There are plenty of situations where the use of a * is virtually inevitable - e.g. rm -rf * in a folder that holds thousands of subfolders and files.

But what if you want to exclude just one or two files or folders from the rm command? I've googled my way around and only found quite complicated solutions like find . -depth -not \( -name 'one' -o -name 'two' \ -o -name 'three' \) -exec rm {} \; as stated here.

Is there a possibility to do this in an easier way - without that detour to find? E.g. rm -rf --exclude='one' --exclude='two' --exclude='three' * like in rsync or just rm -rf -e 'one','two','three' *?

Maybe even a general possibility to exclude things from * (so other commands like cp, mv, ... don't have to implement their own)? Something like *{'one','two','three'} or so?

  • 3
    If you want to keep only one or two files then the simplest and easiest way would be to move those files to another location, wipe all remaining files and move the ones you kept back. If you want to keep a lot more files I would use find with the --delete option (no need to execute rm for each file. That is needless overhead). – Hennes Aug 6 '13 at 8:42
  • That would be a possibility, but it is nearly as elaborate as the one I mentioned. I know I could combine the commands to something like mv -t /tmp one two three && rm -rf * && mv -t . /tmp/one /tmp/two /tmp/three, but I would prefer a solution giving the possibility to explicitely exclude something from *. There will surely be situations where moving or copying the files to another destination won't be an option. – David Aug 6 '13 at 8:57
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    It is, which is why I did not post it as an answer. Merely as a less complex way of doing things (three very simple commands vs one somewhat more complex ones). I hate complexity in combination with rm. – Hennes Aug 6 '13 at 9:30

For Bash there is a shell option called extglob that is deactivated by default to keep compatibility with standard shell syntax. Extglob complements the syntax by additional operators like !(), ?(), @() and some more.

To switch extglob on, type shopt -s extglob. To keep it switched on for the current user type echo 'shopt -s extglob' >> ~/.bashrc.

For the rm example: With extglob you can use

rm -rf !(one|two|three)
  • Seems like a good solution, but I also don't want to switch that on and off everytime I get into a situation like the described one. – David Aug 6 '13 at 8:51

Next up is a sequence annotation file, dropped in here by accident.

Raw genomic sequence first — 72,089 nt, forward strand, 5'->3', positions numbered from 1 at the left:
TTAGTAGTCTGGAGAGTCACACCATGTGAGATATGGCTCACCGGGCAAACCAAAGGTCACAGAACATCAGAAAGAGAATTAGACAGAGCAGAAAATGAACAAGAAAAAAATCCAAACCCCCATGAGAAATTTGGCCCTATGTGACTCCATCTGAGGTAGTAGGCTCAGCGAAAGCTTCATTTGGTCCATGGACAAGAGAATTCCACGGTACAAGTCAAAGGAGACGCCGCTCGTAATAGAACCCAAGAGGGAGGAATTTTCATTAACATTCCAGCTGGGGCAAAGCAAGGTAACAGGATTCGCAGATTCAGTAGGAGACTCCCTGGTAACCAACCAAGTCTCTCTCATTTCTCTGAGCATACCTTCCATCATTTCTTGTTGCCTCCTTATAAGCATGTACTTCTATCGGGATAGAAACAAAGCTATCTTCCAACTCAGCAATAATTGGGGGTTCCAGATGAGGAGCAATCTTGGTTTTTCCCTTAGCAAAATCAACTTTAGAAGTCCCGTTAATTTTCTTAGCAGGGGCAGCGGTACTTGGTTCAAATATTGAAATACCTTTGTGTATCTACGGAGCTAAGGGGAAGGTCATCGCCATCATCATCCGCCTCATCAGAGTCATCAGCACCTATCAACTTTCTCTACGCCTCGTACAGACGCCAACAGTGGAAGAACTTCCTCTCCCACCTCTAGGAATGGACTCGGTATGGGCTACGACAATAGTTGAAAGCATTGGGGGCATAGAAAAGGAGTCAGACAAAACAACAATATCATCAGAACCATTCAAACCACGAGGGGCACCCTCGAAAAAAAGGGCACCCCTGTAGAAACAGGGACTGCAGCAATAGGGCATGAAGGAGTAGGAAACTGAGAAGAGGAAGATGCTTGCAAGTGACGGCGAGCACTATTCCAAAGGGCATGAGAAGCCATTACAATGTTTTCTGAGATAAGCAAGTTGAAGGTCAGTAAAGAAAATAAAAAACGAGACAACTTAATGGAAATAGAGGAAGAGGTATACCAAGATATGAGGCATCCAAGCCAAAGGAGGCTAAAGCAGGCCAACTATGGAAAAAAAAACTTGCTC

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    @David: you could put the shopt thing into your ~/.bashrc, it cannot hurt. – enzotib Aug 6 '13 at 8:53
  • If I get it right, the extglob option does not change the effect of * at all, but instead adds similar indicators (like the !) that have additional functions? In that case it would be a lovely solution. – David Aug 6 '13 at 9:09
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    @David: Exactly. – choroba Aug 6 '13 at 9:19
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    @David To keep compatibility with standard shell syntax. There are likely other situations where behaviour may change. – gerrit Aug 6 '13 at 10:00

I've built except exactly for that (sry that I wasn't able to add documentation yet).

I you have a folder like the following:

$ ls
a b c d

Typing except b d will give you a and c

$ except b d

Now you can pipe that to rm.

except b d | xargs -0 rm

This may be hard to remember, so why not just build a script on top of except, called rm-except:

#!/usr/bin/env bash

except "$@" | xargs -0 rm

Similarly easy is ls-except:

#!/usr/bin/env bash

except "$@" | xargs -0 ls

As an alternative to extglob (though that is a very good answer and everyone should have shopt -s extglob globstar in their .bashrc), you can use the $GLOBIGNORE global variable. Let's say you want to get every file except 'foo.txt' and 'bar baz.txt':

GLOBIGNORE=foo.txt:'bar baz.txt'

...however, this will turn the shell option dotglob on, which means that * will match files beginning with a dot (which are normally hidden). So you actually need two commands:

GLOBIGNORE=foo.txt:'bar baz.txt'
shopt -u dotglob

Since this is a global variable, it will affect every glob you use until $GLOBSTAR is unset either by logging out or with


It will also only work on the literal strings passed to the variable. You can see what I mean by setting $GLOBIGNORE and looking at the difference between these commands:

printf '%s\n' *
printf '%s\n' ./*

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